That mirror has witnessed a lot of tears over the years. But of the decades of tears it's seen, lately, they've been the most sad. There is no comparison to tears of grief. They even look different than other tears when studied under a microscope. They are sharp fractals without any order or pattern. They look painful to touch. In fact, they look an awful lot like they feel. These are not tears from a boy who didn't call a fifteen year-old girl. These aren't tears because I'm pissed at my parents for grounding me for sneaking out. These are not tears from belly laughing at a funny punchline so hard that my eyes water. These aren't tears because I was cast as the ugly step-sister instead of Cinderella. These aren't tears because I got wait-listed at my first choice university. These aren't tears because of a breakup that is sad and hard, but instigated by me. These aren't the tears I cried when my grandmother died peacefully at ninety-plus years.
These are tears of deep, deep devastation. These are the tears of loosing the father of the babies I couldn't wait to have. These are the tears of not being able to call my best friend. These are the tears of shattered tradition. These are the tears of loosing the life I'd always dreamed of. These are the tears of a second family slipping away through my fingertips. These are tears of questioning the value of life without you. These are tears of confusion. These are tears of loosing faith. These are tears that really have no words to describe them.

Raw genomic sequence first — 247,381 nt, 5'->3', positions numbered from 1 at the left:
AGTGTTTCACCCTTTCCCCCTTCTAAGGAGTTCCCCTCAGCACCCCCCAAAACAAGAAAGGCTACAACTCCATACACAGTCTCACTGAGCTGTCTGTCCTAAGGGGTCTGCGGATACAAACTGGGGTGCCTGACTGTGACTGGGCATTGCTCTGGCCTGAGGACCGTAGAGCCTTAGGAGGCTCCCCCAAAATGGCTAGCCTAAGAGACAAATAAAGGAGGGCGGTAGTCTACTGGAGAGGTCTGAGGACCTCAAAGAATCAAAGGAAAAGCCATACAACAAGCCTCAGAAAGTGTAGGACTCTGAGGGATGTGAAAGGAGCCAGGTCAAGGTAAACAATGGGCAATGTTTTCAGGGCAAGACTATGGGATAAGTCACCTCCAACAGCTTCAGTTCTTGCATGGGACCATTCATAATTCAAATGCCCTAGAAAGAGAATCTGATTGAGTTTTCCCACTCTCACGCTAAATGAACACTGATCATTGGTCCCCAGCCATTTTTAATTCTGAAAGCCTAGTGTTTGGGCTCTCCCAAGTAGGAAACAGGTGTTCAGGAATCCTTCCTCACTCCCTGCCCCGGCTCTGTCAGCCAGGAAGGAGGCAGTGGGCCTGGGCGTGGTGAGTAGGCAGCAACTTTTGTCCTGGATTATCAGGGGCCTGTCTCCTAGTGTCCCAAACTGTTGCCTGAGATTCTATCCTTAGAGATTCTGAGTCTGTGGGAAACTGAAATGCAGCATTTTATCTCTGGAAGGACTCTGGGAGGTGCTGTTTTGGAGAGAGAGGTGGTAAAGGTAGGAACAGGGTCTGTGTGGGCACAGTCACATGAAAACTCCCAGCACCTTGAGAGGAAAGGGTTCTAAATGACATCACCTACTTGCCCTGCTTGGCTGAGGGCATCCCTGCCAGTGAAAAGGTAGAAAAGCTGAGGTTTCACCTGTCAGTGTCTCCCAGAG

The anchors remain. The ones here in my bedroom remind me nostalgically of childhood. But in my current state of grief, retreating to memories of the past, before these tears, is comforting. The anchors pull me in and ground me. They remind me that while you aren't here, there was something here before you and there are still things that remain here now. This is your hometown too. And in your absence I wish I'd had the time to learn more about what pulled you back to memories, what rooted you. I am not sure how it will be when I return to our house in Colorado next week. There, the anchors all bear the weight of memories of my life with you. I want it and I fear it at the same time. So for now, I will lay in this bed. I will curl up and try to remember what it was like to sleep peacefully like I did as a child.